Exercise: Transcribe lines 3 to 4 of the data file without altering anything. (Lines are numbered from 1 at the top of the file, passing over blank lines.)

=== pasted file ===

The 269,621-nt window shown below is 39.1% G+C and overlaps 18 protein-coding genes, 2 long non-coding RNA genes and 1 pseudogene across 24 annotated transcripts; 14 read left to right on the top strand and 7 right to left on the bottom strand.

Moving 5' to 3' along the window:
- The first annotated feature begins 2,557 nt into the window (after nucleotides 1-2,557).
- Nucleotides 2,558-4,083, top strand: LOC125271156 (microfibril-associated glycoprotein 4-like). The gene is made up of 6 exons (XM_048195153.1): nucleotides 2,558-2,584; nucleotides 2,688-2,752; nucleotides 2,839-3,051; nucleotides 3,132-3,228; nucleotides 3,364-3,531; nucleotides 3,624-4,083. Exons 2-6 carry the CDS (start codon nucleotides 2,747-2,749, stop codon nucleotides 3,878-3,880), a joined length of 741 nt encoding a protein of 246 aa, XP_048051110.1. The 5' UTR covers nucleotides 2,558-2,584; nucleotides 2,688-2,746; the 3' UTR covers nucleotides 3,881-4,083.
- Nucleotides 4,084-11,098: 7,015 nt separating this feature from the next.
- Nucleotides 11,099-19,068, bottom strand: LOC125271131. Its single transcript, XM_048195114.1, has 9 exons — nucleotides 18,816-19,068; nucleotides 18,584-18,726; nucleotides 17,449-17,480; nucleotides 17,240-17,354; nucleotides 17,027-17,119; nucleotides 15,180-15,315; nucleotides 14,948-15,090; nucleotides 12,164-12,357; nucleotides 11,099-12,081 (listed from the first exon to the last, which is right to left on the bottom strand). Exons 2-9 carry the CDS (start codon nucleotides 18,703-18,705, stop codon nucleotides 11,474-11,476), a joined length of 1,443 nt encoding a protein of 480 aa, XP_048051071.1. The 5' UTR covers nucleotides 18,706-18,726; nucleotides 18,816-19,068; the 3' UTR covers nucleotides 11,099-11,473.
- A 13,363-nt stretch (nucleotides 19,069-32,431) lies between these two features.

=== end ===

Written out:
- The first annotated feature begins 2,557 nt into the window (after nucleotides 1-2,557).
- Nucleotides 2,558-4,083, top strand: LOC125271156 (microfibril-associated glycoprotein 4-like). The gene is made up of 6 exons (XM_048195153.1): nucleotides 2,558-2,584; nucleotides 2,688-2,752; nucleotides 2,839-3,051; nucleotides 3,132-3,228; nucleotides 3,364-3,531; nucleotides 3,624-4,083. Exons 2-6 carry the CDS (start codon nucleotides 2,747-2,749, stop codon nucleotides 3,878-3,880), a joined length of 741 nt encoding a protein of 246 aa, XP_048051110.1. The 5' UTR covers nucleotides 2,558-2,584; nucleotides 2,688-2,746; the 3' UTR covers nucleotides 3,881-4,083.